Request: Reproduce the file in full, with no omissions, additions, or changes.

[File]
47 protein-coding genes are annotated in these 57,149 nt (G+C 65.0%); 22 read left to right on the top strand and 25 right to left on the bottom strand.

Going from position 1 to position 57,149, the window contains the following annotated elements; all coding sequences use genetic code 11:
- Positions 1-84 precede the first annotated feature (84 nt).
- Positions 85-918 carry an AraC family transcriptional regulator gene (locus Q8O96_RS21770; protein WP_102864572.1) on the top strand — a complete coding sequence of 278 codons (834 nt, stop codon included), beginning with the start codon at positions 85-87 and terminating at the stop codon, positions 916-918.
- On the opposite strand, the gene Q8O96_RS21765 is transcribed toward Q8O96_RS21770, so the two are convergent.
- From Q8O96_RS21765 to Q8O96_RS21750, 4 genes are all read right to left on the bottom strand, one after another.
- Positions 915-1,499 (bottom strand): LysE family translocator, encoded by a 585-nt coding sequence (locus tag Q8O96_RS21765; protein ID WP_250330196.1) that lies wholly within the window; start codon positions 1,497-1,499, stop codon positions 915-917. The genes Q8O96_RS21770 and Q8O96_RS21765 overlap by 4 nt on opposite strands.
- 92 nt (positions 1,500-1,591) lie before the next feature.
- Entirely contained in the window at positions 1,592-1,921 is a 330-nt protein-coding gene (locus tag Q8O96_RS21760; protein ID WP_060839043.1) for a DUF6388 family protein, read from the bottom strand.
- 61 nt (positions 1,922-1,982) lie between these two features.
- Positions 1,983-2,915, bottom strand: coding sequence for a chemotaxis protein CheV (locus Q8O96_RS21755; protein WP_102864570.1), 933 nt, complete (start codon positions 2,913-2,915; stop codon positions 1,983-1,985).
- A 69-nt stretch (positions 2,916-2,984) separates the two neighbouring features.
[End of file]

47 protein-coding genes are annotated in these 57,149 nt (G+C 65.0%); 22 read left to right on the top strand and 25 right to left on the bottom strand.

Going from position 1 to position 57,149, the window contains the following annotated elements; all coding sequences use genetic code 11:
- Positions 1-84 precede the first annotated feature (84 nt).
- Positions 85-918 carry an AraC family transcriptional regulator gene (locus Q8O96_RS21770; protein WP_102864572.1) on the top strand — a complete coding sequence of 278 codons (834 nt, stop codon included), beginning with the start codon at positions 85-87 and terminating at the stop codon, positions 916-918.
- On the opposite strand, the gene Q8O96_RS21765 is transcribed toward Q8O96_RS21770, so the two are convergent.
- From Q8O96_RS21765 to Q8O96_RS21750, 4 genes are all read right to left on the bottom strand, one after another.
- Positions 915-1,499 (bottom strand): LysE family translocator, encoded by a 585-nt coding sequence (locus tag Q8O96_RS21765; protein ID WP_250330196.1) that lies wholly within the window; start codon positions 1,497-1,499, stop codon positions 915-917. The genes Q8O96_RS21770 and Q8O96_RS21765 overlap by 4 nt on opposite strands.
- 92 nt (positions 1,500-1,591) lie before the next feature.
- Entirely contained in the window at positions 1,592-1,921 is a 330-nt protein-coding gene (locus tag Q8O96_RS21760; protein ID WP_060839043.1) for a DUF6388 family protein, read from the bottom strand.
- 61 nt (positions 1,922-1,982) lie between these two features.
- Positions 1,983-2,915, bottom strand: coding sequence for a chemotaxis protein CheV (locus Q8O96_RS21755; protein WP_102864570.1), 933 nt, complete (start codon positions 2,913-2,915; stop codon positions 1,983-1,985).
- A 69-nt stretch (positions 2,916-2,984) separates the two neighbouring features.